10 years after 9/11: SEAL Team Six and police SWAT tactics of CQB
Close-quarters battle (CQB — also known as close quarters combat, or CQC) was fundamental in taking down Osama bin Laden and is the cornerstone of American SWAT officers everywhere
Our nation continues to celebrate the triumph of America’s most wanted terrorist being taken at the hands of an American Warrior. This victory is bittersweet. One on hand we have eliminated one of the most feared enemies, and on the other hand we have to face the fact that his demise didn’t eliminate the threat of terrorism.
The past couple of days I have gathered as much information as possible on the attack and capture of Osama bin Laden and the tactics used by SEAL Team Six. The information is obviously very guarded and limited, but it’s apparent that the tactics used to capture bin Laden were fundamental basic close-quarters battle (CQB) tactics.
Those of us who have been in law enforcement and tactical training for the past two decades can remember when the military came to us to learn CQB tactics. It was, at the time, a relatively new change in battle tactics for the military when terrorism and the urban battlefield came to the fore.
As cops and soldiers trained together, we learned from each other. The military took our CQB tactics to war and developed some enhancements of their own. Today’s breaching tactics and technology was furthered by our military counterparts. I spent my time in the Army with demolition in hand. Back then we spent the majority of our time blowing objectives like bridges, air strips, and small structures. The Army Sappers were teaching breaching tactics but on a small scale in comparison to today’s military.
When I first started in SWAT, I stumbled across an explosive breaching school taught by a former SAS commando. I was fortunate that my SWAT team commanders were progressive in their thinking and I was allowed to attend this course. In short order we were conducting explosive breaching operations on SWAT calls.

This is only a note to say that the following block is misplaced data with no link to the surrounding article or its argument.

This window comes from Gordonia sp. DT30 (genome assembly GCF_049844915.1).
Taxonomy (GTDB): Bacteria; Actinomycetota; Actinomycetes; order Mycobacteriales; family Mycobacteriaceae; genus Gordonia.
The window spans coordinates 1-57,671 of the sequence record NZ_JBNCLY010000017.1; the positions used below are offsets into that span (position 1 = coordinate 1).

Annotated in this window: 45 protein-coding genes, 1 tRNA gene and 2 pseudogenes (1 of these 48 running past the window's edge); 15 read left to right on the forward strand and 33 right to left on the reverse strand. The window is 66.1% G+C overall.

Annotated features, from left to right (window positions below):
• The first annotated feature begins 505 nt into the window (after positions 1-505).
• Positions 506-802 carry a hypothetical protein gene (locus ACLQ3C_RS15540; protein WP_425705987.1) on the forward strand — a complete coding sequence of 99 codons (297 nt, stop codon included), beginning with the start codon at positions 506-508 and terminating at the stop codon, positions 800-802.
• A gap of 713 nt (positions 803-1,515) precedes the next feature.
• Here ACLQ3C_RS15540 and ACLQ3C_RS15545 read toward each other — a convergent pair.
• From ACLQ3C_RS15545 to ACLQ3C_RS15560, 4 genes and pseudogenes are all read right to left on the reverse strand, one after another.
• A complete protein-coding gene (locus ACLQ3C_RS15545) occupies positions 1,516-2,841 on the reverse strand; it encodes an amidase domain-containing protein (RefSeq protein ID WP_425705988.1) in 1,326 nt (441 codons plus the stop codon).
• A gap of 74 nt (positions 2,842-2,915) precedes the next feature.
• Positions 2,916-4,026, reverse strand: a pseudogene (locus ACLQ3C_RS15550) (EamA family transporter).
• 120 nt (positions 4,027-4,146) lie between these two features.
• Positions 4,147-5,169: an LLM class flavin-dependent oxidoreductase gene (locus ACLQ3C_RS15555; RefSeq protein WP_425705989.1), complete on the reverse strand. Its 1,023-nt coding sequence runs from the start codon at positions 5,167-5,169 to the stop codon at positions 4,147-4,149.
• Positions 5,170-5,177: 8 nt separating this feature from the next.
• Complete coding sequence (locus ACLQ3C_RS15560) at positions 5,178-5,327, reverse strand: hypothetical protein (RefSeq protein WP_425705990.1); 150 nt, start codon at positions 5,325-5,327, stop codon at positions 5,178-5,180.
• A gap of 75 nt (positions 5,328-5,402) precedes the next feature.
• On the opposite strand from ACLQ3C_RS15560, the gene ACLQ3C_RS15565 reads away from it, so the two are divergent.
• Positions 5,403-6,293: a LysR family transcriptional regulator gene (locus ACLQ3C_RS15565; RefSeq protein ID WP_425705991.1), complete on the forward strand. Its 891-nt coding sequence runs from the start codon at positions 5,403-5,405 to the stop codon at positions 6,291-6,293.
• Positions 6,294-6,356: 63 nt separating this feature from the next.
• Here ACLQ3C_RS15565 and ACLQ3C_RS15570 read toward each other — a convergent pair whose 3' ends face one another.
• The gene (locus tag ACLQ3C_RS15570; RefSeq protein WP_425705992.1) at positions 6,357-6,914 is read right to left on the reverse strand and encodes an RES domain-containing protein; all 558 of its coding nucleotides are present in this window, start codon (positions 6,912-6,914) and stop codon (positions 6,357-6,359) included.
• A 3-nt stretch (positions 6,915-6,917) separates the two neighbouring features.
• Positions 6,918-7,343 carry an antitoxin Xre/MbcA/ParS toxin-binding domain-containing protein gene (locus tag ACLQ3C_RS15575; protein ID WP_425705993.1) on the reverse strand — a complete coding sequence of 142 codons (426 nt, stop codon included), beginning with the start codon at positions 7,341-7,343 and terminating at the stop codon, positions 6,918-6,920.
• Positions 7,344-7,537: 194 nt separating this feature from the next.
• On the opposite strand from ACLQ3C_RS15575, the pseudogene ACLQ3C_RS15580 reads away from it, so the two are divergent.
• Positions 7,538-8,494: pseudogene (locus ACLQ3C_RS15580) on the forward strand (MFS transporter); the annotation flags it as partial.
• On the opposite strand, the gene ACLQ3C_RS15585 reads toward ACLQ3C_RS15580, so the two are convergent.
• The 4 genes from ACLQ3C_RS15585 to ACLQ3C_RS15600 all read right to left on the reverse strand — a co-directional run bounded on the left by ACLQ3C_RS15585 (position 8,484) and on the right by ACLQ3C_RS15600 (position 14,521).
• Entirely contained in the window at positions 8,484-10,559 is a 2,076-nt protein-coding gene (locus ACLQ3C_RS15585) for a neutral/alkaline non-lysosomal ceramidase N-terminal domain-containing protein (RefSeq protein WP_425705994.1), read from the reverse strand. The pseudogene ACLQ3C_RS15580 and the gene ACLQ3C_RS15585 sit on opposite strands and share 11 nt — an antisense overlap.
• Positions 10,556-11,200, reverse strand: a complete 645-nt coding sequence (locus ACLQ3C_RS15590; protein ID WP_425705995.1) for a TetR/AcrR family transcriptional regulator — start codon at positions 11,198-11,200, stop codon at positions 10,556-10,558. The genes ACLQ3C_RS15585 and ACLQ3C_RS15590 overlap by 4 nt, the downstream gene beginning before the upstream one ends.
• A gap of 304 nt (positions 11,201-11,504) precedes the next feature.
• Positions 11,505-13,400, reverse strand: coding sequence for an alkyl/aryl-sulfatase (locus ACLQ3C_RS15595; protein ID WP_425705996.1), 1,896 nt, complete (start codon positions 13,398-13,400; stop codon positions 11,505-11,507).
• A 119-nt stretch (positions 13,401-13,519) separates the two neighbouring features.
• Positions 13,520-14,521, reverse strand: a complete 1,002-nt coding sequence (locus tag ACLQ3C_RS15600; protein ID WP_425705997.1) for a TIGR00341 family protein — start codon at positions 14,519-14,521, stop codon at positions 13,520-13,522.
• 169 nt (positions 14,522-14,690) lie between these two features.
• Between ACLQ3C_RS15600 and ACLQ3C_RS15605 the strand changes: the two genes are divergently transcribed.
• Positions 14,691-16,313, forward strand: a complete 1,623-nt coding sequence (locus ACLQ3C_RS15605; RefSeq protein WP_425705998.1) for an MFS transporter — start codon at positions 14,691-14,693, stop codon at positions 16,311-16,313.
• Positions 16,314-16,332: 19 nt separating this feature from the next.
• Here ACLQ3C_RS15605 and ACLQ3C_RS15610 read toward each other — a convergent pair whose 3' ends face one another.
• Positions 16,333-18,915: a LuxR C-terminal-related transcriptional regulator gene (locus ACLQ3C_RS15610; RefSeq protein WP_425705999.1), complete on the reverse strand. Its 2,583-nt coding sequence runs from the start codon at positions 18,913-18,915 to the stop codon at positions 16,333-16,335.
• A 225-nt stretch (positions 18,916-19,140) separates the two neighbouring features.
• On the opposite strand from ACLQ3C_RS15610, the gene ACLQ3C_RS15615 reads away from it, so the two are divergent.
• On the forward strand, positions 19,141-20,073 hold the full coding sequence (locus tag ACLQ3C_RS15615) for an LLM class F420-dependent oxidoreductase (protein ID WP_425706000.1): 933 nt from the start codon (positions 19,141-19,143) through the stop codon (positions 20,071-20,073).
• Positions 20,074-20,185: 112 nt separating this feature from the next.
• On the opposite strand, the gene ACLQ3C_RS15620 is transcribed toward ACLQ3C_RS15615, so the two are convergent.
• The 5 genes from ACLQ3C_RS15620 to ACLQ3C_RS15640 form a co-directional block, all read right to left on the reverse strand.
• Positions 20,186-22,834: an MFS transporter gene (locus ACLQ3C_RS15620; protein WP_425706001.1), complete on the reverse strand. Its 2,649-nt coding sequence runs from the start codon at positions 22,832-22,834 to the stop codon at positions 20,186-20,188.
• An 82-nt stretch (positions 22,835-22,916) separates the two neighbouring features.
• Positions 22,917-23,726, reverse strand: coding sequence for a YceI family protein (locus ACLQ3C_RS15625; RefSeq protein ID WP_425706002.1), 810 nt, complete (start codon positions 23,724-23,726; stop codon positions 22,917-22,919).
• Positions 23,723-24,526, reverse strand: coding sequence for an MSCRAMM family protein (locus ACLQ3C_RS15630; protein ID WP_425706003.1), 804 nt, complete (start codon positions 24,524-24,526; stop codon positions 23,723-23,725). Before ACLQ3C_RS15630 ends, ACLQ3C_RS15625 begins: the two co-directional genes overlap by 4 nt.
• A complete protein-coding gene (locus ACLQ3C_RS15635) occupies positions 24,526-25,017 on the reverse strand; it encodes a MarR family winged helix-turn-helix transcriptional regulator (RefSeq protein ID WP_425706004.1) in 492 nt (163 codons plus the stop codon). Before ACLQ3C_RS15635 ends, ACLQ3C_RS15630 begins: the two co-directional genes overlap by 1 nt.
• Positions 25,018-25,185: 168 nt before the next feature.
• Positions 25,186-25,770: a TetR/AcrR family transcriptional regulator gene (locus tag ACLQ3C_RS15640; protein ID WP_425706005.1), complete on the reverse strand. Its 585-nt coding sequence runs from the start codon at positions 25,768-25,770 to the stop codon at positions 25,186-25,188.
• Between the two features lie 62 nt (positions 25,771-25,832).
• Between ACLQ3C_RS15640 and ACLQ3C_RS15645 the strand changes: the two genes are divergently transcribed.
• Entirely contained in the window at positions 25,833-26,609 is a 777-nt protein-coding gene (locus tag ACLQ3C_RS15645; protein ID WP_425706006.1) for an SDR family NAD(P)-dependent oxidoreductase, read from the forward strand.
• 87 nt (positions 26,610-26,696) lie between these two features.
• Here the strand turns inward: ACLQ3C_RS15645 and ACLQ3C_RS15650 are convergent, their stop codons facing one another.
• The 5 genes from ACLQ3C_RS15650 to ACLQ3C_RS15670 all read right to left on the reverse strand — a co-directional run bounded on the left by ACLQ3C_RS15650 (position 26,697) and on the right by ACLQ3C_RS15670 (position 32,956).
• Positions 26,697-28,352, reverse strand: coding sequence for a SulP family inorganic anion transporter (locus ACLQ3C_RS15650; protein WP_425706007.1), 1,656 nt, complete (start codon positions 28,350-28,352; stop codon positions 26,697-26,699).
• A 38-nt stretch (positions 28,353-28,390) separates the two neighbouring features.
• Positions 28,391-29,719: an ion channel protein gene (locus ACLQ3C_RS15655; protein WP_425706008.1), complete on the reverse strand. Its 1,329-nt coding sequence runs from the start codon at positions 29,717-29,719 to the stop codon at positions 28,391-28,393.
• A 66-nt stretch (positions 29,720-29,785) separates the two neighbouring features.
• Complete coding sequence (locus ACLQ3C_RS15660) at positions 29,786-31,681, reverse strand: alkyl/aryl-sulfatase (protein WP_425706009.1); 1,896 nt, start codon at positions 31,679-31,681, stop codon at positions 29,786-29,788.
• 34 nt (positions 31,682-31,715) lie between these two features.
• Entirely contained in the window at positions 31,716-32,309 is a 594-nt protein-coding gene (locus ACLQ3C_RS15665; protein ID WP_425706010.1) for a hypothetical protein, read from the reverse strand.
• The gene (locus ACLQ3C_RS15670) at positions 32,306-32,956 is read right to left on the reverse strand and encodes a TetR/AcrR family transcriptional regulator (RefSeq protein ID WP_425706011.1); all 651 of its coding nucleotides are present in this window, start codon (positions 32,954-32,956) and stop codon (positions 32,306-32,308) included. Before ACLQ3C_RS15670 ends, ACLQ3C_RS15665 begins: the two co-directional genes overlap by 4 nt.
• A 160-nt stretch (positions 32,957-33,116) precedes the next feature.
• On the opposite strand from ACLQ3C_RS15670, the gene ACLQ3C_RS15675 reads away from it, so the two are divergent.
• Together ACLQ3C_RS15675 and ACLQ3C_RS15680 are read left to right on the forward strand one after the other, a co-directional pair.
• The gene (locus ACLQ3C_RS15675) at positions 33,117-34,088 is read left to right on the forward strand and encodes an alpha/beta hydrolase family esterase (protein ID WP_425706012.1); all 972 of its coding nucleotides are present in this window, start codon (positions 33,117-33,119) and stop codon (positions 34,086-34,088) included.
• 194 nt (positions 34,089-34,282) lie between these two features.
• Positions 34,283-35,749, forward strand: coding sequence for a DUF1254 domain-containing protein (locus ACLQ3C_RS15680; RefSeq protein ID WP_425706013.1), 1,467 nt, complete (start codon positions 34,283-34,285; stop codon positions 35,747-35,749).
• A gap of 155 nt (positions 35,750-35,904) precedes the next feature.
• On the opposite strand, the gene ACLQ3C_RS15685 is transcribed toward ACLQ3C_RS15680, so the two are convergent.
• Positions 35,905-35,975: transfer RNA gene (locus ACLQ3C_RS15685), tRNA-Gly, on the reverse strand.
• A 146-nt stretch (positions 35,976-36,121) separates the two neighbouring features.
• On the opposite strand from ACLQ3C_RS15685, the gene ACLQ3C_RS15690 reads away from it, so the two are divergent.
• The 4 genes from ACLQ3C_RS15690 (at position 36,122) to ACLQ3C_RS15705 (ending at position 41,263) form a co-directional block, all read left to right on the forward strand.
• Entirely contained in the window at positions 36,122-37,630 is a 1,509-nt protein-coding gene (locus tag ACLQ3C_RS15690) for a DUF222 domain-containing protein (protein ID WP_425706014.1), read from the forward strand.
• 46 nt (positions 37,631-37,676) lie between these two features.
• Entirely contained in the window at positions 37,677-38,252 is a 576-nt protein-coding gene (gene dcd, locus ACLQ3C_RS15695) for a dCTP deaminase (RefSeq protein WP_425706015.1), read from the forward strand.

This military tactic proved valuable time and time again. I suspect the same holds true for SEAL Team Six and all the countless other military units that took the law enforcement CQB concept and made it their own.
We in law enforcement can always learn from our military brothers. Back in the day they sought our help since we were conducting CQB operations on a daily basis but after two wars these men have learned plenty and are always willing to share their knowledge.
What strikes me about the operation to take out bin Laden is that SEAL Team Six focused on fundamental CQB operations. The intelligence gathered from various sources was used to formulate an assault plan, the plan was rehearsed, and the plan was executed as designed.
The compound was cleared room by room just the way we have been doing SWAT operations for decades. When bin Laden refused to surrender and placed a woman in front of him as a shield (coward!) a shot to his head ended the short standoff.
Reportedly, twenty three soldiers started the operation and twenty three boarded the Blackhawks to return home. The terrorist didn’t fare so well. Obviously they didn’t have a plan, nor did they rehearse and execute their tactics as well as the American warriors. If they did, the outcome might have been different.
This al Qaeda security force had five years to prepare for and train in this compound for such an attack. Seal Team Six reportedly had only five days with their intelligence on the operation however, SEAL Team Six trains every day on basic fundamentals of all their collective battle tactics.
It’s this concept that keeps cops and soldiers safe every day as they conduct tactical operations. Preparation and the focus on fundamentals are key to conducting safe CQB operations.
Today, as we boast about SEAL Team Six they are already preparing for their next mission. They are somewhere training on the fundamentals of battle tactics so they can live to see another day. Their drive to be the best fighting force in the world should motivate us to be the best tactical operators we can. Let their success motivate you to train in the fundamentals of CQB on your next training cycle.
I would like to thank the American Military Warriors whom have spent the past decade fighting two wars to keep our shores free of terrorism. I am proud to be an American citizen, an Army veteran, and American Police Officer but today I am most proud of and grateful for the American Soldier. Your sacrifices over the past decade have been great and today you are victorious. You American Warriors promised the NYPD and this country that you would avenge their loss of life during the 911 attacks. You have lost many in your pursuit but you never gave up.
Today, I thank you for serving justice — something that we cops usually do for ourselves. As you continue to fight this war against radical terrorists, have no fear for your loved ones at home Your brothers in blue stand ready to sacrifice our lives for the freedom and safety of your wives, husbands, children, parents, and the rest of your family as you did for ours this past decade.
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